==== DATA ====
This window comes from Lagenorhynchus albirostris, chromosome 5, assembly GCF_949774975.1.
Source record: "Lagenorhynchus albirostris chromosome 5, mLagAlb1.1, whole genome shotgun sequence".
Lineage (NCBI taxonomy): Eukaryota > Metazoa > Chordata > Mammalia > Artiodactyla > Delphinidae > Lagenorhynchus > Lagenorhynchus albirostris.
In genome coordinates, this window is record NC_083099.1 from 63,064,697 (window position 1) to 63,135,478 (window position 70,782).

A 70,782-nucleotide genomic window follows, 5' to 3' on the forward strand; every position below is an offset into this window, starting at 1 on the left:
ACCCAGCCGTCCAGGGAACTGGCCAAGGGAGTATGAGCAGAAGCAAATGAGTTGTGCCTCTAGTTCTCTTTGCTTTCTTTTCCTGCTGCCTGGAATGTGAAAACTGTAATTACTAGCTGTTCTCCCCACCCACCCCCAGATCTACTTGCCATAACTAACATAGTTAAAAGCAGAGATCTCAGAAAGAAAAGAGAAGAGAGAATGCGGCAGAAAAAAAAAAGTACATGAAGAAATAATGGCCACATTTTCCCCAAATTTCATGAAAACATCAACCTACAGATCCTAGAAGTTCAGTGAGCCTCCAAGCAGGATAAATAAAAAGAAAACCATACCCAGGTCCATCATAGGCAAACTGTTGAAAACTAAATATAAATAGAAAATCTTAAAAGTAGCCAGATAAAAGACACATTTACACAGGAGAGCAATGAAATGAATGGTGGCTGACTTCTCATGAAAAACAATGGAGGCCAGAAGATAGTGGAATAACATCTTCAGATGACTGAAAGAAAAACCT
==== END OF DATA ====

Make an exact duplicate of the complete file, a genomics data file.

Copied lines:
This window comes from Lagenorhynchus albirostris, chromosome 5, assembly GCF_949774975.1.
Source record: "Lagenorhynchus albirostris chromosome 5, mLagAlb1.1, whole genome shotgun sequence".
Lineage (NCBI taxonomy): Eukaryota > Metazoa > Chordata > Mammalia > Artiodactyla > Delphinidae > Lagenorhynchus > Lagenorhynchus albirostris.
In genome coordinates, this window is record NC_083099.1 from 63,064,697 (window position 1) to 63,135,478 (window position 70,782).

A 70,782-nucleotide genomic window follows, 5' to 3' on the forward strand; every position below is an offset into this window, starting at 1 on the left:
ACCCAGCCGTCCAGGGAACTGGCCAAGGGAGTATGAGCAGAAGCAAATGAGTTGTGCCTCTAGTTCTCTTTGCTTTCTTTTCCTGCTGCCTGGAATGTGAAAACTGTAATTACTAGCTGTTCTCCCCACCCACCCCCAGATCTACTTGCCATAACTAACATAGTTAAAAGCAGAGATCTCAGAAAGAAAAGAGAAGAGAGAATGCGGCAGAAAAAAAAAAGTACATGAAGAAATAATGGCCACATTTTCCCCAAATTTCATGAAAACATCAACCTACAGATCCTAGAAGTTCAGTGAGCCTCCAAGCAGGATAAATAAAAAGAAAACCATACCCAGGTCCATCATAGGCAAACTGTTGAAAACTAAATATAAATAGAAAATCTTAAAAGTAGCCAGATAAAAGACACATTTACACAGGAGAGCAATGAAATGAATGGTGGCTGACTTCTCATGAAAAACAATGGAGGCCAGAAGATAGTGGAATAACATCTTCAGATGACTGAAAGAAAAACCT